GUWAHATI, Feb 28 - Driving is no longer fun in Guwahati. It is a challenge � or even an ordeal at times � each denizen has to face every day, negotiating through the chaotic traffic, narrow roads, unplanned parking and reckless driving.
Consider this: around 1,22,584 new vehicles have been registered with the District Transport Office (Kamrup) since April 2015, taking the number of on-road vehicles in the city to over 9.5 lakh. According to the District Transport Officer (DTO), around 300 new vehicles are registered every day � one series of registration numbers often exhausts in three to four months� time.
�This apart, around 4,000 vehicles coming from Tripura, around 5,000 from Meghalaya, around 1,000 from Nagaland and another 300 from Mizoram and Manipur land up in Guwahati every day. Then, there are those coming from other nearby towns and vehicles belonging to the security forces, about which we have no record,� said a senior transport official.
In the last couple of years, over 13,000 app-based taxis have been registered and are plying on the city roads, estimates said.
Despite the rapid increase in the number of vehicles, transport officials are not convinced that the vehicular load has exceeded the carrying capacity of the city roads. The total length of the black-topped roads in the city is a little over 218 km.
�The problem is with the unruly parking and violation of traffic rules. For instance, many of the city buses are plying on routes in sheer violation of permits. We have caught some. But given the number of enforcement officers, it is not easy to tackle the menace,� said a senior Transport Department official.
He also pointed out the parking lots, like the one at Paltan Bazar, which are not being utilised by the people.
The Kamrup DTO has stopped giving permits to app-based taxis, but that has not helped solve the problem. Such commercial vehicles are getting registered with the DTO at Amingaon and plying in the city.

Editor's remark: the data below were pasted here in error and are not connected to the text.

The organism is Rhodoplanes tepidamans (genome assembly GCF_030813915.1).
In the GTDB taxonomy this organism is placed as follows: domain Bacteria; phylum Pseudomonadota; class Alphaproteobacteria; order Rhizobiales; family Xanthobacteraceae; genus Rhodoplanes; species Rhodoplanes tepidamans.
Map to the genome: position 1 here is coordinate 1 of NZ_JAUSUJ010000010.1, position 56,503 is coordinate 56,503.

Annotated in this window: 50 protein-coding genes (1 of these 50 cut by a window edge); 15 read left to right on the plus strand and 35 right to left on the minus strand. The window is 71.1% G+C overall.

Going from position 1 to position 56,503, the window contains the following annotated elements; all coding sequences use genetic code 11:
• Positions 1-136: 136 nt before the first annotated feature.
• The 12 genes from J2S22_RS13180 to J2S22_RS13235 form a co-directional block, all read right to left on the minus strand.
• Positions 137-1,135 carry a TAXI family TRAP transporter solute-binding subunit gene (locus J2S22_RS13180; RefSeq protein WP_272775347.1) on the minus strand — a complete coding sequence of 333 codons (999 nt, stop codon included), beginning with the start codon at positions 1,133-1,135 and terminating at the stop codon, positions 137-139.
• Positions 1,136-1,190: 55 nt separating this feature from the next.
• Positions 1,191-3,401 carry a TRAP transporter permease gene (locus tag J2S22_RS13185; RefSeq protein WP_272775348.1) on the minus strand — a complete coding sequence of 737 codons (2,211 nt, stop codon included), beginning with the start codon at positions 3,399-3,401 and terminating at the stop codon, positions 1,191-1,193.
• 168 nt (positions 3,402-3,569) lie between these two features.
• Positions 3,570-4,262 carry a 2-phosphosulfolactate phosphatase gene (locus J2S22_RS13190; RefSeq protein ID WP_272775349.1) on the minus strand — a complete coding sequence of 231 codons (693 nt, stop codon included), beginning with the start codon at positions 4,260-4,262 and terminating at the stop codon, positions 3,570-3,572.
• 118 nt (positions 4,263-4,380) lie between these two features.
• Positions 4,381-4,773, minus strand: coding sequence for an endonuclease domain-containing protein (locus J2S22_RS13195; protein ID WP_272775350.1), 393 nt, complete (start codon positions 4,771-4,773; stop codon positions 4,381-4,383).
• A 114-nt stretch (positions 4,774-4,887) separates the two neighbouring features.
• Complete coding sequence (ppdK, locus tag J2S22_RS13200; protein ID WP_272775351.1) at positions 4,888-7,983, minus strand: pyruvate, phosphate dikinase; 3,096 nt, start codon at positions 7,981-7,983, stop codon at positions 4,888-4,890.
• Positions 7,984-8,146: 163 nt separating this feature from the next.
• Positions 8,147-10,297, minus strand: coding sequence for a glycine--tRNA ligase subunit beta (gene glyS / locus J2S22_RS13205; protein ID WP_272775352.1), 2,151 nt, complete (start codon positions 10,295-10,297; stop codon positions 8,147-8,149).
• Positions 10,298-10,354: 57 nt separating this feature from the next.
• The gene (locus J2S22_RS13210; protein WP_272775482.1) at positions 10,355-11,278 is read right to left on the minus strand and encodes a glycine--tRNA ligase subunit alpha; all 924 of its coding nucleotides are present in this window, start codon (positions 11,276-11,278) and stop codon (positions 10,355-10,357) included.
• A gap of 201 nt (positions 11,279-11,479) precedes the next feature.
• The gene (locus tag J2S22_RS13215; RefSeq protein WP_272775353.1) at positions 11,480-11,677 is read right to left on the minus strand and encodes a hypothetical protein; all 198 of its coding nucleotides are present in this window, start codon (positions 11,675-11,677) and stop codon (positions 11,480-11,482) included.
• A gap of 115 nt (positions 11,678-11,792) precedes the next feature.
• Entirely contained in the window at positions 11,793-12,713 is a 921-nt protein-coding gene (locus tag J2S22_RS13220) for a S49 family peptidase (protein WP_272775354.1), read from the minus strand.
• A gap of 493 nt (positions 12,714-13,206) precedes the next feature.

�For metro share taxis, we are only giving permits to those vehicles which have come as replacement to the banned old trekkers,� the official said.
According to Dr Arup Kumar Sarma, Department of Civil Engineering, IIT Guwahati, though the new flyovers have eased the carrying capacity of the roads, there are a number of bottlenecks, or narrow patches of roads within the city, which compounds the congestion problem.
�The Government ought to work out ways to either widen these bottlenecks or regulate the traffic flow. We need more underground, multi-storey and rotary parking.
Moreover, the enforcement of rules and regulations is weak. The regulatory mechanism needs to be automated through the use of modern gadgets,� he said.
Senior consultant engineer JN Khataniar said the departments concerned have already widened all the important roads within Guwahati city upto the possible limits and further widening is not easily possible with respect to the increasing traffic demand day by day.
�To increase the carrying capacity of all the important roads within Guwahati, we have to utilise the only space that remains untouched, that is, open spaces above the important roads. This can be done scientifically with suitable kind of elevated mass rapid transit system. This is the only solution to minimise the high traffic on the roads,� he said.